By Joshua Ocheja
God in heaven, I pray for the hundreds of thousands of Kurds, Alevis, Hizmet movement participants and minority Christians languishing in Turkish prisons for no justifiable reason. I also pray for their families and loved ones that have continued to live in fear on a daily basis. I pray for those outside Turkey who fear for their lives on a daily basis due to the threat of abduction and forcible deportation to Turkey. I also pray for those whose businesses have been either shut down or seized by the government.
God in heaven, comfort them and let your light and glory be their pathway. Amen.
In the confinement of the four walls of my room, I sat in absolute bewilderment with the happenings in Turkey. I imagined the hardship, the physical and emotional torture of innocent people that have been clamped in prison in Turkey on unsubstantiated allegations of plotting a coup. I was left with no choice but to pray for the victims of Turkey. I encourage you reading to say a word of prayer for them too.
Turkey has been in the news since the unfortunate coup attempt of July 15, 2016. In my opinion, the country has drifted from a democracy into autocracy. I say this because, since the coup attempt, the state of an emergency rule introduced by the president provided him the long-awaited opportunity to be of disservice to the people of Turkey.
Also, the massive purges carried out by the government have led to a remarkable dearth in the health and educational institutions in Turkey. Those that were fortunate were able to leave the country in droves. Those that were not lucky were rounded up and thrown into prison. We are talking about professors, doctors, teachers, and other highly resourceful people other countries would wish to have. As a fact, Turkey is now the number one country for applications from under-threat scholars seeking safety in Western universities, according to Scholar Rescue Fund and Council for At-Risk Academics, two of the world’s leading charities that help at-risk academics.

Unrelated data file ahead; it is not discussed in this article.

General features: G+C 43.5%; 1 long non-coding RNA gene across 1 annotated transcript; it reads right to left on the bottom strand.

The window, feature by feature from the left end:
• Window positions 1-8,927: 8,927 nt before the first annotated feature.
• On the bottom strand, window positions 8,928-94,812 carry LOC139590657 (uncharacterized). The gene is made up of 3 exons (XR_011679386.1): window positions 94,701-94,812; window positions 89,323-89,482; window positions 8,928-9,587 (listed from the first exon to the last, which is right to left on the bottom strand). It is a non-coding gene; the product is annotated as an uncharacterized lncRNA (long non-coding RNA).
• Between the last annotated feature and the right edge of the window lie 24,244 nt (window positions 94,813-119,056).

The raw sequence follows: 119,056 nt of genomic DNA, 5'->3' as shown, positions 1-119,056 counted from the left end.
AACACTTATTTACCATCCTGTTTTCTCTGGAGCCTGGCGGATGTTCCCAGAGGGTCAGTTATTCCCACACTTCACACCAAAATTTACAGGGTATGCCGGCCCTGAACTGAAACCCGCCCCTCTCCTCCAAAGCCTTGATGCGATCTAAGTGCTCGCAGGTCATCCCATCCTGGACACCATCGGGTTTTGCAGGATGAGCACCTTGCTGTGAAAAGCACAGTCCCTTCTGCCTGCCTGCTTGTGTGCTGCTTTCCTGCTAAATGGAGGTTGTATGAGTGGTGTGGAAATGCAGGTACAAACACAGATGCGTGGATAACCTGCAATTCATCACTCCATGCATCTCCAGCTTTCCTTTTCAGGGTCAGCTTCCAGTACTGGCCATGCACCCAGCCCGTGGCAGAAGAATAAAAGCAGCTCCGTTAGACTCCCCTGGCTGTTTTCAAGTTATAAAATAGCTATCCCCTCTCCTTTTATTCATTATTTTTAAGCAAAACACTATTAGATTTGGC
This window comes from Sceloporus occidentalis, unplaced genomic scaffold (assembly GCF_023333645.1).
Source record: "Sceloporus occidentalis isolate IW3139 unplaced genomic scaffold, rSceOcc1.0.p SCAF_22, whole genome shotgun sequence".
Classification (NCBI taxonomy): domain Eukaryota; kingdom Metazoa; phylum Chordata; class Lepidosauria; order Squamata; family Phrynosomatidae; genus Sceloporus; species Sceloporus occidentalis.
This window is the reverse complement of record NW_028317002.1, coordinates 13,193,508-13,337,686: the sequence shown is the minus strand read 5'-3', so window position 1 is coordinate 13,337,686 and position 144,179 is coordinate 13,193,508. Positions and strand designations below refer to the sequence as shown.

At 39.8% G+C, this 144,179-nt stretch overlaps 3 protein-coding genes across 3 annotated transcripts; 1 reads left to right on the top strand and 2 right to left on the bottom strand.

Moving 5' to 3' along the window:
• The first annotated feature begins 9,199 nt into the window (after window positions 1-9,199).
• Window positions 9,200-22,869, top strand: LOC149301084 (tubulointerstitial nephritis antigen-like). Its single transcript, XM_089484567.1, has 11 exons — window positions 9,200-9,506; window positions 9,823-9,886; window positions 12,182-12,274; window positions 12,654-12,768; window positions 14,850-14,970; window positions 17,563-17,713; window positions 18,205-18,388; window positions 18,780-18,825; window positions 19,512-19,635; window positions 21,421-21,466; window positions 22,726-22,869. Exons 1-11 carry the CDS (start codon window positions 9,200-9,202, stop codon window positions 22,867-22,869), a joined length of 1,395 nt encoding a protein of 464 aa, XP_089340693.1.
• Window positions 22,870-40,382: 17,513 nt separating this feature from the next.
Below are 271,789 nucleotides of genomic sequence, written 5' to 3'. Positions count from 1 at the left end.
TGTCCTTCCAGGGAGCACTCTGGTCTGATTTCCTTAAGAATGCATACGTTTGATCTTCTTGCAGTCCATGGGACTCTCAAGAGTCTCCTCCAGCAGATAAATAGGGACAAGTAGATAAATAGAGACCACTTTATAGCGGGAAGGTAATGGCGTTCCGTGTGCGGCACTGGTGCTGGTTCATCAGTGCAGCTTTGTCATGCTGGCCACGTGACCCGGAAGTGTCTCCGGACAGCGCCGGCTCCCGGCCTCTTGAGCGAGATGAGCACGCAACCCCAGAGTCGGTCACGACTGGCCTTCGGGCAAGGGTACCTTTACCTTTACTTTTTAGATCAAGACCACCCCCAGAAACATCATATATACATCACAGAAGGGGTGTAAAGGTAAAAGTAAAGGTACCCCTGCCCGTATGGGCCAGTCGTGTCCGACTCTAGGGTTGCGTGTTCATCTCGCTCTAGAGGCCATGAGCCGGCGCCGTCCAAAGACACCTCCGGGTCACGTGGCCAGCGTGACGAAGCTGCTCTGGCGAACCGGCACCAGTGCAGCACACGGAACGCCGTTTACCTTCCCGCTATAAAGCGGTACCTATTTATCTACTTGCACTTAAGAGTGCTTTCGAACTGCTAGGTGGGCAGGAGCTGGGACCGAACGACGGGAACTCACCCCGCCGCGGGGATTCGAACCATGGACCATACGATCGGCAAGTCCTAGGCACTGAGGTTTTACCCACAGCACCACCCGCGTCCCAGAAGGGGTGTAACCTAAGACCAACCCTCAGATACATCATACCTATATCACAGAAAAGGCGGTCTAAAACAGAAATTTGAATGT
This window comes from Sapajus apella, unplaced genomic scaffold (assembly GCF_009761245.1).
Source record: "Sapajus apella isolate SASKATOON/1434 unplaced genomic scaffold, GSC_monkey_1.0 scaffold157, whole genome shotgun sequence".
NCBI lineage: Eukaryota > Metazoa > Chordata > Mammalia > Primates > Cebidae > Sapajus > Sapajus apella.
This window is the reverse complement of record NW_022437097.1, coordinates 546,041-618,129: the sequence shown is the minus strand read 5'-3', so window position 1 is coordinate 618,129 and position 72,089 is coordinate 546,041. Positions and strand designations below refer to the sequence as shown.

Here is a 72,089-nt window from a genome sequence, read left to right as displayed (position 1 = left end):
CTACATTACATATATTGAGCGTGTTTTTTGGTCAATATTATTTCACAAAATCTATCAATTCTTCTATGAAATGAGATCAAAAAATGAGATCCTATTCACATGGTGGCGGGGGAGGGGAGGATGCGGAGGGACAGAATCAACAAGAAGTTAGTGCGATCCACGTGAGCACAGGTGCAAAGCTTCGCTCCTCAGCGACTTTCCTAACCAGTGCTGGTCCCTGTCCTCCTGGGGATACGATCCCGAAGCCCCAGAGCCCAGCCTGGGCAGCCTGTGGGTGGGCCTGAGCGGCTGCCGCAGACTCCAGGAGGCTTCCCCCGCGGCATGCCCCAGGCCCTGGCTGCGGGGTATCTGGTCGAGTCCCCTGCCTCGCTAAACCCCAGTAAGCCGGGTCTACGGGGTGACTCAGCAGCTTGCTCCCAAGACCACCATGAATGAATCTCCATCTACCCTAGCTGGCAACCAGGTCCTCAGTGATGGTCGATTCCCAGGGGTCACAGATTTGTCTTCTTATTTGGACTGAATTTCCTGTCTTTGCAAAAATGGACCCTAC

In Turkey today, the fastest way to prison is to call the name Fethullah Gulen only. If you commit murder, you won’t be sent to prison because the jail spaces are meant for critics and perceived enemies of the president. Interestingly I learned the government is planning to build additional 174 prisons over the space of five years to accommodate more people.
For some of us who have devoted time and energy to research on the Hizmet movement, it smacks of nothing but evil intent to label the Hizmet movement a terrorist organization.
Little wonder why Mr. Bruno Karl, head of German Intelligence Agency (BND) said the BND could not find a direct link between what Turkey calls the Gülenist Terror Group (FETÖ) and the coup attempt. Similarly, Congressman Devin Nunes, chairman of the Intelligence Committee of the US Congress, said he hadn’t seen evidence that suggests Fethullah Gulen was involved in failed coup.
At times I imagine the academic and health resources languishing in Turkish prisons that I very much fear for Turkey. That is not all; there is also an aggressive drive to annihilate participants of the Hizmet movement in Turkey and outside Turkey. For the ones doing legitimate businesses outside Turkey, there is an ongoing campaign to pressure countries to close down their firms that consist of mainly schools and hospitals, and in some instances, the Turkish authorities are demanding the transfer of these institutions to a government organization called Maarif foundation. This is another absurdity.
This terror is also rearing its ugly head in some African countries including Nigeria. The case of Nigeria almost denigrated into a diplomatic row between both countries when the Nigerian government rejected the request for the closure of Turkish schools in Nigeria for lacking in merit. In retaliation, the Turkish authorities detained and deported Nigerian students studying in Turkey. Till date, the quest to ensure that these schools and hospitals are either closed down or ruined has not relented.
Why? Some secret service agents from Turkey have been profiling Hizmet movement participants in Nigeria. I cannot categorically comment on the possibility of an abduction and forcible deportation, but the threat is real, and I think it is something the relevant security agencies in Nigeria have to look into carefully.
I also think the international community must rise to the occasion and demand respect for the rights and privileges of those detained in Turkey.
They must take a collective action towards calling President Recep Erdogan to discontinue the repression of his people, especially participants of the Hizmet movement. Hundreds of thousands of lives and businesses have been ruined already.
Fethullah Gulen recently penned an emotional article titled “The Turkey I no longer Know” in the article you could sense his disappointment and pain.
He said “ Since July 15, following a deplorable coup attempt, Turkish President Recep Tayyip Erdogan has systematically persecuted innocent people — arresting, detaining, firing and otherwise ruining the lives of more than 300,000 Turkish citizens, be they Kurds, Alevis, secularists, leftists, journalists, academics or participants of Hizmet, the peaceful humanitarian movement with which I am associated.”
“The Turkish government must stop the repression of its people and redress the rights of individuals who have been wronged by Erdogan without due process.” This is my prayer for the victims of Turkey.
Ocheja is an alumnus of the Nigerian Defence AcademyNo tags for this post.